Biden Politics Trump

RFK Jr Out, Trump-Biden Rematch Looms

Robert F. Kennedy Jr. nearly met the polling threshold for the upcoming presidential debate, but due to the Thursday deadline and difficulties with ballot access, he won’t be on stage. CNN, hosting the June 27 debate in Atlanta, announced that the independent candidate did not meet their rules after the midnight deadline passed, indicating a significant setback for Kennedy’s campaign.

Kennedy had reached the 15% polling threshold in three out of four qualifying national surveys, highlighting his potential to be a spoiler in the anticipated rematch between President Joe Biden and former President Donald Trump. However, his inability to secure a fourth survey and gain ballot access in enough states to reach the required 270 electoral votes hampers his chances. Despite claims of unfair treatment by CNN, the reality of meeting the network’s criteria proved insurmountable.

The Kennedy campaign has faced significant challenges in gaining ballot access across all 50 states, a monumental task for any third-party candidate. The campaign asserts it has been approved for ballot access in nine states and collected enough signatures in 14 others. In theory, this would give Kennedy access to 310 electoral votes, but many of these states have yet to certify him, and they are unlikely to do so in time for the debate. CNN reported that he is on the ballot in only six states, totaling 89 electoral votes, a far cry from what is needed to be a serious contender.

Kennedy’s campaign filed a complaint with the Federal Election Commission (FEC), accusing CNN of colluding with the Biden and Trump campaigns to exclude him from the debate. The complaint argues that the debate criteria were designed to ensure Biden and Trump’s participation, breaching federal campaign finance laws. Kennedy also pointed out that since Biden and Trump are presumptive but not official nominees, they do not yet have access to 270 electoral votes, a point CNN disputed by citing state laws favoring major party candidates.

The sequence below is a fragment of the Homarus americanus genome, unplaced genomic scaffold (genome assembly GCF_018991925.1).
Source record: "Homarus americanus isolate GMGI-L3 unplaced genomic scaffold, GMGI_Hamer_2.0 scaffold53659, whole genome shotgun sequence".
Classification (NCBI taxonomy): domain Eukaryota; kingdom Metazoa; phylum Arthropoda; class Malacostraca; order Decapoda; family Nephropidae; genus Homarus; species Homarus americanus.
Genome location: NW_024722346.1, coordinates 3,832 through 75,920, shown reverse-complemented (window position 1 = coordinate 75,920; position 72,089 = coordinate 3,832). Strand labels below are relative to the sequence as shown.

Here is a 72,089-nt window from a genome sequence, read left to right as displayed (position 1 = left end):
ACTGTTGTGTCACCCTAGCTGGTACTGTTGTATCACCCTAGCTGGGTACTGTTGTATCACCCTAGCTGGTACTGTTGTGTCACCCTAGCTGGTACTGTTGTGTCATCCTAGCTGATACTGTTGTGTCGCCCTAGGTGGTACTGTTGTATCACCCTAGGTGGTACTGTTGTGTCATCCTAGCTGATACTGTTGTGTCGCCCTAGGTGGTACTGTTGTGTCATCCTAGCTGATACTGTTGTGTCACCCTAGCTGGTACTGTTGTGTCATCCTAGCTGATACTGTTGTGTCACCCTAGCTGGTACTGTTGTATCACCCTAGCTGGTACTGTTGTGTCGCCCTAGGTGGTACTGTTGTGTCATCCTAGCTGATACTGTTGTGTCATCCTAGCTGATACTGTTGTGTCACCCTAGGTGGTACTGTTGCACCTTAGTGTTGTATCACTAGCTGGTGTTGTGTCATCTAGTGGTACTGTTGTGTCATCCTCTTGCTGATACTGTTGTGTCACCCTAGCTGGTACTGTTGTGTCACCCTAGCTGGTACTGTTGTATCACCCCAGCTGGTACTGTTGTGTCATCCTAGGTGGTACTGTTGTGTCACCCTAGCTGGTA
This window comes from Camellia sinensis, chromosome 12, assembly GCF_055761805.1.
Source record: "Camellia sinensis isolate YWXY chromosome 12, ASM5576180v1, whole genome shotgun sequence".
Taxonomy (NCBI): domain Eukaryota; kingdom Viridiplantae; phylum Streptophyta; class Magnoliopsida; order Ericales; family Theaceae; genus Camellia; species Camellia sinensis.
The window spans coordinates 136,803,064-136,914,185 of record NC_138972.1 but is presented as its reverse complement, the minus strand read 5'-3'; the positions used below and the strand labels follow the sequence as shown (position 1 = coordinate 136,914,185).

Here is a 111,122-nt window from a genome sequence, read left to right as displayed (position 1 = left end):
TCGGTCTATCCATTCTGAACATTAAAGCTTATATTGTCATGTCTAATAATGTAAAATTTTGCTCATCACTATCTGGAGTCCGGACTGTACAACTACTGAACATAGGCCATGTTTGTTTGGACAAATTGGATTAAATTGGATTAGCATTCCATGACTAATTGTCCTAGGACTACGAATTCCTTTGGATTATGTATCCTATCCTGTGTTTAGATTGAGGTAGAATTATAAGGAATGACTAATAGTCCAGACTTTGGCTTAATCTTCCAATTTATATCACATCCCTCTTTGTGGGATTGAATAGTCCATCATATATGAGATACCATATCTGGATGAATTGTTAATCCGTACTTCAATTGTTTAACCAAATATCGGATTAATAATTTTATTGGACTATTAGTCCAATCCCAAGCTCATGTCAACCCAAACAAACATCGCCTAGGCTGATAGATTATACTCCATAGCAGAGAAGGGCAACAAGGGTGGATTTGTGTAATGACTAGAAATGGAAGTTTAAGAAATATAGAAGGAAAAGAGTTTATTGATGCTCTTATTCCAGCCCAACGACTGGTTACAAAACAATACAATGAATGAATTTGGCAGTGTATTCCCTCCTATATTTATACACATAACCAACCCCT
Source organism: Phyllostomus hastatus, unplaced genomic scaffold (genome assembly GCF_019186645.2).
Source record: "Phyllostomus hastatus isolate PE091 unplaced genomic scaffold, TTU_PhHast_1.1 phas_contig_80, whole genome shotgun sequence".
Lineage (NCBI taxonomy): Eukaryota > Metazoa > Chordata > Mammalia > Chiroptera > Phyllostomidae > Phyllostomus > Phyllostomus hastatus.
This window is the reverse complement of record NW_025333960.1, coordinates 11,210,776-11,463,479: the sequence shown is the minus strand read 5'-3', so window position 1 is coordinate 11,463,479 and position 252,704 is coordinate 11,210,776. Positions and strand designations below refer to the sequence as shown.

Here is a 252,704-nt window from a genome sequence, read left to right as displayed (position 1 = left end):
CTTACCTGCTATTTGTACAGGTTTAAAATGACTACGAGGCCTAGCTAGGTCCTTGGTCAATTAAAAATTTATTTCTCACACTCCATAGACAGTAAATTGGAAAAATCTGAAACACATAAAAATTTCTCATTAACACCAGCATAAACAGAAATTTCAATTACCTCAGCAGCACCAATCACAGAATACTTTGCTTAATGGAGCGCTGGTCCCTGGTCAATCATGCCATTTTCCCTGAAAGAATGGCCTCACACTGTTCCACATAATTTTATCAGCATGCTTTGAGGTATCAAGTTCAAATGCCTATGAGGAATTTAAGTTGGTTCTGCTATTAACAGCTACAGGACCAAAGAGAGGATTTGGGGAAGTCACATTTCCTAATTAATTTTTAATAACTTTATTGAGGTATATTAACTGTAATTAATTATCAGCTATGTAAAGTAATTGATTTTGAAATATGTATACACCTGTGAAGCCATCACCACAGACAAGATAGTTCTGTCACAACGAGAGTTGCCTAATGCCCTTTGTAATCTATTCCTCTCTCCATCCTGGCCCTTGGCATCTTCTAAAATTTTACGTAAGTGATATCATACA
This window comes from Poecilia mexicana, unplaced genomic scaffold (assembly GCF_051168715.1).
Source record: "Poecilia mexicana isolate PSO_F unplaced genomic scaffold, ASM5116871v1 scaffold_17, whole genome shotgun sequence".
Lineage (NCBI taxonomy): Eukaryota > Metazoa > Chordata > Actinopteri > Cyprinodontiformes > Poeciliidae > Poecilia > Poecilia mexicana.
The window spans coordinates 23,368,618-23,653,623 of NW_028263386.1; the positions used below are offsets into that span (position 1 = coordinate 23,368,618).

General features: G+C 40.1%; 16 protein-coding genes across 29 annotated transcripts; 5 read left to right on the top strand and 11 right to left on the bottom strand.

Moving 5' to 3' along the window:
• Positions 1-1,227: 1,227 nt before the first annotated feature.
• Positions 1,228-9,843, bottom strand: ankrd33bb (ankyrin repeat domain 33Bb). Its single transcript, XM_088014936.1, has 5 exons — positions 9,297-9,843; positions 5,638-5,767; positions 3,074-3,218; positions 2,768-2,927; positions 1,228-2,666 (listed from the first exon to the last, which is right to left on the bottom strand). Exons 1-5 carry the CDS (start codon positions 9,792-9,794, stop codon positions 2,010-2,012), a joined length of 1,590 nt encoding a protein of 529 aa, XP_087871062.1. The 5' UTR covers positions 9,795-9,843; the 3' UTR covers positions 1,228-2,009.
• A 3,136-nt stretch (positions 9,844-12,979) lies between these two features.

The Trump campaign, meanwhile, has expressed willingness to have Kennedy on the debate stage. Trump’s national press secretary, Karoline Leavitt, stated that Trump believes any candidate who qualifies for the ballot should be allowed to present their case to voters. Leavitt accused Biden and the Democrats of using financial and legal means to prevent Kennedy’s ballot access, claiming they fear Kennedy will pull more votes from Biden than from Trump. The Democratic National Committee declined to comment, and the Biden campaign has previously argued that Kennedy would draw votes away from Trump, not Biden.

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